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Old 04-19-06, 07:10 PM   #1
NuclearParanoid
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disc size

disc of:
Bigger diameter - smooth breaking, longer breaking distance, heavy weight
Smaller diameter - rough breaking, shorter breaking distance, sudden breaking causes bike to drag, light weight

Are there any other differences? Are big discs more appropriate for downhill riding?

What if we would comapare ~6' disc with ~10' disc performance on flat surface (road/cross country style)? Especially on the front wheel
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Old 04-19-06, 07:14 PM   #2
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Larger discs are typically used for downhill and freeriding. The reason is they have more surface area to dissipate heat.

As for the smaller discs being rougher I've never heard of that. I have 6" Magura Marta's and 6" Magura Marta SL's and they seem pretty smooth to me.

On a flat surface you probably won't notice much if any difference between a 6" rotor and an 8" rotor. The odds of you heating the brake up to the point of failure is pretty low.
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Old 04-20-06, 01:58 PM   #3
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6" is all you need (she said)

Quote:
Originally Posted by NuclearParanoid
disc of:
Bigger diameter - smooth breaking, longer breaking distance, heavy weight
Smaller diameter - rough breaking, shorter breaking distance, sudden breaking causes bike to drag, light weight

Are there any other differences? Are big discs more appropriate for downhill riding?

What if we would comapare ~6' disc with ~10' disc performance on flat surface (road/cross country style)? Especially on the front wheel
Unless you run downhill or are 350#, you probably don't need 8" discs. I'm 280# and on XC my 6" discs do just fine. If you can lock up your front wheel, that's more stopping power than you actually need.

Like the other guys said, the larger discs are for heat dissapation. The brakes don't work so well if you glaze the pads or make the brake fluid boil.

Regarding power, yes the force on the rotor is expressed as a function of it's distance from the hub. Basically the larger surface area per revolution results in greater friction. This basic priciple is what allows rim brakes with their rubber pads to even work. This translates to your needing to apply less pressure to the lever in order to affect the same stop power.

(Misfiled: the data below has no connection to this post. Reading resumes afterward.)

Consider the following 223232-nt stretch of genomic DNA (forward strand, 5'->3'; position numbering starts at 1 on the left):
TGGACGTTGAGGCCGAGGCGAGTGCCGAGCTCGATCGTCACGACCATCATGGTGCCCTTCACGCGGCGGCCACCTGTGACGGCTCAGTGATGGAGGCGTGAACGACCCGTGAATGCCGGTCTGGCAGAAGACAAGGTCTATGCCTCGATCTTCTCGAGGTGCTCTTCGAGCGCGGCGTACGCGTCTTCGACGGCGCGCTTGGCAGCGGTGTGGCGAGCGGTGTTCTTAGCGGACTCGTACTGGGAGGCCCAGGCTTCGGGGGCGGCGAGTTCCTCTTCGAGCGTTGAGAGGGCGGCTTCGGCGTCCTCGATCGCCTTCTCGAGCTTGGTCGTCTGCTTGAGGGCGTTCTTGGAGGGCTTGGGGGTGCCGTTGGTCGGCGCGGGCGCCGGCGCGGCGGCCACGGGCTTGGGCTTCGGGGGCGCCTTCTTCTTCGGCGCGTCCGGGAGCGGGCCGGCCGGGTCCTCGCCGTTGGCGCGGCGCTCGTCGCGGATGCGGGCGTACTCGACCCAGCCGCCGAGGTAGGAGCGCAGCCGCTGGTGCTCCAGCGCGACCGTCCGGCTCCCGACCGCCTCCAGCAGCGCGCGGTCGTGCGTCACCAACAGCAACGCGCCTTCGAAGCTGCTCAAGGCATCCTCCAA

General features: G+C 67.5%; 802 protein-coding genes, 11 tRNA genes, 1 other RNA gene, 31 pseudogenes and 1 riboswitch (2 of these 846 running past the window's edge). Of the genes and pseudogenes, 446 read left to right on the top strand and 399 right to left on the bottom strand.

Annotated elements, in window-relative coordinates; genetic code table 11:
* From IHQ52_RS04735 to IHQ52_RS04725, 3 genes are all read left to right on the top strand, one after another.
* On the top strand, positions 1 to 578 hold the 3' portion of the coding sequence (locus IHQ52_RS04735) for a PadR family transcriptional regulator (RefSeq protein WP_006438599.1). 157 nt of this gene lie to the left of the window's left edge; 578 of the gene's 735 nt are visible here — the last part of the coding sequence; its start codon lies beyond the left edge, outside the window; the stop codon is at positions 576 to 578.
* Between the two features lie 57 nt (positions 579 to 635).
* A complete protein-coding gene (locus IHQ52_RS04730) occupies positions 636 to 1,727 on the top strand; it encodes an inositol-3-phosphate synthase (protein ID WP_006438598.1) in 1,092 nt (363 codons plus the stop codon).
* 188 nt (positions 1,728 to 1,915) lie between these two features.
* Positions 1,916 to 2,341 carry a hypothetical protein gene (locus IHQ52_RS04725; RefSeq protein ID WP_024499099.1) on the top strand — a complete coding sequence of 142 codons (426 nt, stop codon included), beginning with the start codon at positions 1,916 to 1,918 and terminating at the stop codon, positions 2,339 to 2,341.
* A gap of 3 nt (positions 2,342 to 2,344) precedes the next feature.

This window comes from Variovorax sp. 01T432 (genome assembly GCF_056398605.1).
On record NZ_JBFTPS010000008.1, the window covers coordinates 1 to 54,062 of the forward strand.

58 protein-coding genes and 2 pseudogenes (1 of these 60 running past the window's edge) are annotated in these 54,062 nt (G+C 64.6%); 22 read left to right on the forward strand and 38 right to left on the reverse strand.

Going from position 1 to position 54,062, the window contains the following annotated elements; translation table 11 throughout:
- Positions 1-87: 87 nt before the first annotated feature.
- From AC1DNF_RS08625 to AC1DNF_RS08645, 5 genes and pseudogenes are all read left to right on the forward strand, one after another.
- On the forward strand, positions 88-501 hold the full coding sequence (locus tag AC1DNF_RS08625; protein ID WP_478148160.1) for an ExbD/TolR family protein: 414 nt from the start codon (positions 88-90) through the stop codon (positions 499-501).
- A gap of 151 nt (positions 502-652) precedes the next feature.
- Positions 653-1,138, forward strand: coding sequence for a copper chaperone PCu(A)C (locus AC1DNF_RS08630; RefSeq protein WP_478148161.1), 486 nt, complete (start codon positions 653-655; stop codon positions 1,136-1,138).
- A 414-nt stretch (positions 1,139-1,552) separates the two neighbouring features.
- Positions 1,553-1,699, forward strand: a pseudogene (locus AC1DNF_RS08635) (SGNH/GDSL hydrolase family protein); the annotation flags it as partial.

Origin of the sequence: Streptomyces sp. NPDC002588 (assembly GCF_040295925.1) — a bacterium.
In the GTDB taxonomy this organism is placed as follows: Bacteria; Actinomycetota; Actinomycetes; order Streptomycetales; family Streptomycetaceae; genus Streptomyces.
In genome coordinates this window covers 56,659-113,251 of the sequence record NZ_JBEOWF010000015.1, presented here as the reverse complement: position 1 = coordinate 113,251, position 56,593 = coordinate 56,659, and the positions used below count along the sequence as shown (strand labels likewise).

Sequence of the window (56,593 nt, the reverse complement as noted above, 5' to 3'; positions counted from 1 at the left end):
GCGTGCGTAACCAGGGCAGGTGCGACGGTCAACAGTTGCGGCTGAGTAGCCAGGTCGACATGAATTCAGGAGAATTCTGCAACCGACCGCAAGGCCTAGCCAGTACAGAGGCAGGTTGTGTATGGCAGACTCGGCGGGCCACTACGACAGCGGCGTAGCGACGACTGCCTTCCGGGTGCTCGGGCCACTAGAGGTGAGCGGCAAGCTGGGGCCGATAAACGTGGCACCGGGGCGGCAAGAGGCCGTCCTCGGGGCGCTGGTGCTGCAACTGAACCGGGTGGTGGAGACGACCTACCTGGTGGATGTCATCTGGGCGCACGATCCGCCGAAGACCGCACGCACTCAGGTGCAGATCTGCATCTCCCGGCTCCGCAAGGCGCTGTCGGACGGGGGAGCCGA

However the issue of power is something that scales. On flat terrain it rarely matters. On a prolonged downhill however, your hand will get tired. This is the other reason dowhillers (and free-riders to some extent) need bigger rotors while XCers probably do not.

Finally, I will point out that larger discs get knocked out of true easier. If you're a downhiller this doesn't matter much. But if you ride cross country, it's critical that you're breaks don't rub as this will rob energy from you.

Simply put, it's not the size of the rotor, it's the modulation and weight distribution ;-)

Last edited by willtsmith_nwi; 04-20-06 at 02:05 PM. Reason: Adding power comments ...
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Old 04-20-06, 06:29 PM   #4
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What he said ^^. My 8 inch discs keep overheating and warping which causes a horrible high pitched squeak. If you're just doing XC stick to 6 inch rotors, it will save weight if you're a weight weenie anyway
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Old 04-20-06, 07:55 PM   #5
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Quote:
Originally Posted by madbiker555
What he said ^^. My 8 inch discs keep overheating and warping which causes a horrible high pitched squeak. If you're just doing XC stick to 6 inch rotors, it will save weight if you're a weight weenie anyway
Dude, seriously, learn to brake. 8in discs in ontario overheating and warping?....you ride your brakes to much.
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Old 04-20-06, 08:52 PM   #6
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unless hes a blue hoe.
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Old 04-20-06, 08:59 PM   #7
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Originally Posted by revmonkey
unless hes a blue hoe.
No offence. It isn't long enough to be burning up 8in rotors. Unless he is riding them
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Old 04-21-06, 08:59 AM   #8
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if u use standard QR on the front, it is not recommanded that you use any rotor size larger the 7" says on my my avid juicy 7
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Old 04-21-06, 09:47 AM   #9
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so, no matter what she tells you, disc size does matter.
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Old 04-21-06, 10:08 AM   #10
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Quote:
Originally Posted by achc
if u use standard QR on the front, it is not recommanded that you use any rotor size larger the 7" says on my my avid juicy 7
Thats pretty old info and limited to xc forks. There are many forks made with qr's that can accept 8in rotors.
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Old 04-21-06, 11:52 AM   #11
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Stupid question, but what does QR stand for?
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Old 04-21-06, 12:15 PM   #12
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Originally Posted by rocky_rider
Stupid question, but what does QR stand for?
Quick release.
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Old 04-21-06, 12:48 PM   #13
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Thanks alot!
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